Instead, animals are given positive reinforcement and rewards like high-value snacks. Many also have audio cues to draw their attention. Depending on the animal, it could be a voice cue like calling a name or banging pots and pans.

“Corra actually knows her name now, which is great,” Warncke said. “So we just call them back one at a time. They're very smart, and they're super food motivated.”

Corra looks tiny compared to her mom Nadirah.
Corra looks tiny compared to her mom Nadirah.

Participation in activities like welfare checks is voluntary.

“If they don't want their blood drawn, they don't have to. They can walk away, which is with a lot of our animals here,” said Sam Shablin, an endocrinology research associate for Disney’s Animals, Science and Environment who helps track animal physiology through hormone levels. “It’s the same with our training of the animals, too. If they don't want to train that day, they don't need to. They can go do whatever they want.”

Many animals have additional space backstage at the park. The elephants have a big barn with outdoor yards.

“On our rare cold days in Florida, the barn is a heat source if we need it,” Terrell said, noting they try to avoid having elephants inside or on concrete as much as possible.

How did Disney's Animal Kingdom prepare for the elephant's birth?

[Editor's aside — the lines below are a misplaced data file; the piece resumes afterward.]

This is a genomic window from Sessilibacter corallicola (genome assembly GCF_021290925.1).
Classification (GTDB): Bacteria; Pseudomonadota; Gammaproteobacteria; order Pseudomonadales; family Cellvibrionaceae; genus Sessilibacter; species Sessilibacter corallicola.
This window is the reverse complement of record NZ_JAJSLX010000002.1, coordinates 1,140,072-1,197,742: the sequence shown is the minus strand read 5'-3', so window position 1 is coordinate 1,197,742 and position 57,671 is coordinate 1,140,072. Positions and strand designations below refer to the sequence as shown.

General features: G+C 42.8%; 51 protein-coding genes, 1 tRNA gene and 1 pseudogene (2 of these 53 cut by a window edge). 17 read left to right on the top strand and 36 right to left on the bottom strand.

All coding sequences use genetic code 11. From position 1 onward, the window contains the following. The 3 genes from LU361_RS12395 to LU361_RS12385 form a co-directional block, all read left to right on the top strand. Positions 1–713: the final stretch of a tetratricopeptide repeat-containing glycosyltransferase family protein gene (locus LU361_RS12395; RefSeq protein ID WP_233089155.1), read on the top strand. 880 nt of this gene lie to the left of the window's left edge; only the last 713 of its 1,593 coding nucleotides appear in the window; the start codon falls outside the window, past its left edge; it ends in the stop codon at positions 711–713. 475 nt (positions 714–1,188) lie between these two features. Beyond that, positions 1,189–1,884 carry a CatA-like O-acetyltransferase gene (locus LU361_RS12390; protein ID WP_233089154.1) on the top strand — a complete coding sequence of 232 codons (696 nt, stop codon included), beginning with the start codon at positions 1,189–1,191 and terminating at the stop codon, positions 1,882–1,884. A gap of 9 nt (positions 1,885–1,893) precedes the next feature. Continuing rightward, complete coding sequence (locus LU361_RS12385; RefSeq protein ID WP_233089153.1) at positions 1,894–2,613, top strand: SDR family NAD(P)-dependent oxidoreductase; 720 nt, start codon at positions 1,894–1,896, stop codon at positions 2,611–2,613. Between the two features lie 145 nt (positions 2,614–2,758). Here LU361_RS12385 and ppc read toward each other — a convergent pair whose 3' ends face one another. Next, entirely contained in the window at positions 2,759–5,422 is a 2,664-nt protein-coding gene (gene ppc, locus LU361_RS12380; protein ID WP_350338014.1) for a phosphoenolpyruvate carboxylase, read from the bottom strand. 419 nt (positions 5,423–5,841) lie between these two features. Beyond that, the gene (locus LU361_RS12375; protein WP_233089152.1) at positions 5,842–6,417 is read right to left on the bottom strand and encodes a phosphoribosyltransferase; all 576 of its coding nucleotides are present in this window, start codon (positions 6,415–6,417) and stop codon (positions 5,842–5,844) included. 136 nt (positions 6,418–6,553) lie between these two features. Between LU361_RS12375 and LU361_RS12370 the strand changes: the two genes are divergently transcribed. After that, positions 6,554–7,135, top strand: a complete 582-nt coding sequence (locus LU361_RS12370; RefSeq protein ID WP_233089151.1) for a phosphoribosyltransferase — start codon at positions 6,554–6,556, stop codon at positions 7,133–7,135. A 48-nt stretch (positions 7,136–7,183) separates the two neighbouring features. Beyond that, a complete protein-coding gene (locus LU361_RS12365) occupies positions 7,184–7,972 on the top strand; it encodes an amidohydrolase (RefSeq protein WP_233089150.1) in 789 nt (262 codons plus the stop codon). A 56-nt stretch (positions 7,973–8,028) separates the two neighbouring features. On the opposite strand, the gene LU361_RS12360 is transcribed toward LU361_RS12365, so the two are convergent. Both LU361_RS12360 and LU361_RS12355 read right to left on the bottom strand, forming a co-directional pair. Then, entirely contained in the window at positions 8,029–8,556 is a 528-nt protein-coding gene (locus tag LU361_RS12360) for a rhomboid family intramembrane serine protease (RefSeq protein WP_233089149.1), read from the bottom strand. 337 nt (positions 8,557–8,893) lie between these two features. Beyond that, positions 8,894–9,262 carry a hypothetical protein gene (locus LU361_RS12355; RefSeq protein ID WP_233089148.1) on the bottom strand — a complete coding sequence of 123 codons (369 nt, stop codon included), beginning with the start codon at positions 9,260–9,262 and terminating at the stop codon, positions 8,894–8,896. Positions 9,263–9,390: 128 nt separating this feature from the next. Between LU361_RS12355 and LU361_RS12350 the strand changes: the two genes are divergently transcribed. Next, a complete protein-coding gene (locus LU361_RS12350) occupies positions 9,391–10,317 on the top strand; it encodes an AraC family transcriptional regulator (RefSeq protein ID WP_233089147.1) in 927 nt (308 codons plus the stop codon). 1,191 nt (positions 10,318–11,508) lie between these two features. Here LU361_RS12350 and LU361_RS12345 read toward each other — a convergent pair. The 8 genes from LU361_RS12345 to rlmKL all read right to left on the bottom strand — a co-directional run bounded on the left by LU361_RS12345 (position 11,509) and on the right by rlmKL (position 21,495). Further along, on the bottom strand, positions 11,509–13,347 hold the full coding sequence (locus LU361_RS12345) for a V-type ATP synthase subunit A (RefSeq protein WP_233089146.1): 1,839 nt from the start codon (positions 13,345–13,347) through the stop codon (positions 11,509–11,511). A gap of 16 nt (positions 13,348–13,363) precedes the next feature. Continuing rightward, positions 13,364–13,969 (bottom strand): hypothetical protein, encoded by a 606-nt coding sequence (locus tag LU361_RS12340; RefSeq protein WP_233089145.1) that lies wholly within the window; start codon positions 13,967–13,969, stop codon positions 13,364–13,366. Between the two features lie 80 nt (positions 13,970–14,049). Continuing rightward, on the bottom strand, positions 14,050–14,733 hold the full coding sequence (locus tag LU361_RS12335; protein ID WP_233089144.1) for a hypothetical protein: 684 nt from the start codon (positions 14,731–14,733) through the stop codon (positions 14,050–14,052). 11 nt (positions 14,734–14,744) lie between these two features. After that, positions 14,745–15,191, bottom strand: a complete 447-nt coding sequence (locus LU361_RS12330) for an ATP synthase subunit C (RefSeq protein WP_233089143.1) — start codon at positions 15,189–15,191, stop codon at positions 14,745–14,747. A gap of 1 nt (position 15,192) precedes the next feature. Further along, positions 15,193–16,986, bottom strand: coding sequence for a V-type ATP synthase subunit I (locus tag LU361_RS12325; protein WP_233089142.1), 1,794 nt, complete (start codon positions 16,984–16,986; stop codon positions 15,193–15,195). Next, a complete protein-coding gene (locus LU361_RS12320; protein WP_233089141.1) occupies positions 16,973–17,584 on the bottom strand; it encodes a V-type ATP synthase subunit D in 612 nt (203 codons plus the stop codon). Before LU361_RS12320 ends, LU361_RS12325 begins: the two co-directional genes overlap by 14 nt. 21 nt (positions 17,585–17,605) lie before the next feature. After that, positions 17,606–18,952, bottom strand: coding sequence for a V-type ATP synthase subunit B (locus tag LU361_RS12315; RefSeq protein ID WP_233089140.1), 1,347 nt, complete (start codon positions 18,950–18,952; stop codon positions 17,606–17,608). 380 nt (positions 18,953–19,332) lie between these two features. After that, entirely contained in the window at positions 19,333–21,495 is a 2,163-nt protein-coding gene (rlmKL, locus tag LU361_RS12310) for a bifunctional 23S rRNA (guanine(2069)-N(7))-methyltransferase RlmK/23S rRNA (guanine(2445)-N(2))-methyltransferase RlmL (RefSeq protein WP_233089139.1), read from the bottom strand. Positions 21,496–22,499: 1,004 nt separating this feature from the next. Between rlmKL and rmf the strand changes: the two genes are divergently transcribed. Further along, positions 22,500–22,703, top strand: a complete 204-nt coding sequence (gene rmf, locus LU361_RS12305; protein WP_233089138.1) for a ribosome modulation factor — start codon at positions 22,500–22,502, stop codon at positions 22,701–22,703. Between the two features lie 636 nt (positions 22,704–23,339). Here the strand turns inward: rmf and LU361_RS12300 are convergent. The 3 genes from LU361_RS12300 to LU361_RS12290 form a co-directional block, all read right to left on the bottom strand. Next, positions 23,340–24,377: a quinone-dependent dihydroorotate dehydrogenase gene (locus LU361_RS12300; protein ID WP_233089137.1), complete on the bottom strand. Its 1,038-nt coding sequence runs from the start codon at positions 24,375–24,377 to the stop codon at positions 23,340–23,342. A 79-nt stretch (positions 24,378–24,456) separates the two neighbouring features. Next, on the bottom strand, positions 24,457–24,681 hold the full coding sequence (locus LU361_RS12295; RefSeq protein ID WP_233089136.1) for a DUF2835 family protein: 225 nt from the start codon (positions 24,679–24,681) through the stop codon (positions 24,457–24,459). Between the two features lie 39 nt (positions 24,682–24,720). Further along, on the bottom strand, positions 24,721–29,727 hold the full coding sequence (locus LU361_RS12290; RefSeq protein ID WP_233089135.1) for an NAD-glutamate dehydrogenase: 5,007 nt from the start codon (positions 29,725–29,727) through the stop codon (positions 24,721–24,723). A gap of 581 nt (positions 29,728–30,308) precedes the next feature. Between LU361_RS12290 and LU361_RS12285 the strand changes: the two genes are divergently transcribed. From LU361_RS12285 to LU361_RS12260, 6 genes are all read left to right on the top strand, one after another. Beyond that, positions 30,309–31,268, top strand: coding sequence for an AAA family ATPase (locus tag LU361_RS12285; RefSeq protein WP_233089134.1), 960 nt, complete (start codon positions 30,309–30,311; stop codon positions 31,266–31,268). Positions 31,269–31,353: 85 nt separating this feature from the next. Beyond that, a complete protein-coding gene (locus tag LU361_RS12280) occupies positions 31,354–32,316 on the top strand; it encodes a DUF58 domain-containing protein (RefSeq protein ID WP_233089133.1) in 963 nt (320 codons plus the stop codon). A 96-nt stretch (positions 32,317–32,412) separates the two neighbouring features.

Guests on Kilimanjaro Safaris admire Corra from afar.
Guests on Kilimanjaro Safaris admire Corra from afar.

After nearly 22 months of gestation, Corra was born in one of those yards on Dec. 13, without a hitch or human intervention.

“We actually got Corra's birth down to the exact day that she was due, which was very exciting for us,” said Shablin. “We were just like, look at what our data did!”

Narrowing down the timeframe was critical because Corra could have been born any time between 615 to 699 days of gestation, according to Dr. Geoff Pye, Animal Health Director for Disney’s Animals, Science and Environment.

When the big day came, the care team watched the delivery live by camera.

“We were certainly prepared to intervene if needed, but you know if we do everything right, they don't need it,” Terrell said.

Nadirah had plenty of fresh hay to lay on, and Warncke said the first-time mom took a nap before going into a quick 10-to-15-minute active labor, with support from sister Luna, who is now expecting and whom keepers handpicked to be near her side like she’d be in the wild.

Two-month-old Corra nurses from her mom Nadirah. As a newborn, she was a little too small to reach her.
Two-month-old Corra nurses from her mom Nadirah. As a newborn, she was a little too small to reach her.

“Everybody thinks we do everything, and it's all science. There's an art to what we do, too, and that only comes with essentially living with these animals every day,” Terrell said. “Liz and Scott and the keepers that work here, they figured out that Luna was going to be the best buddy, and it turns out they were 100% right.”

When Corra was born, Pye said she was a little too small to reach her mom to nurse, which was especially critical in her first 48 hours.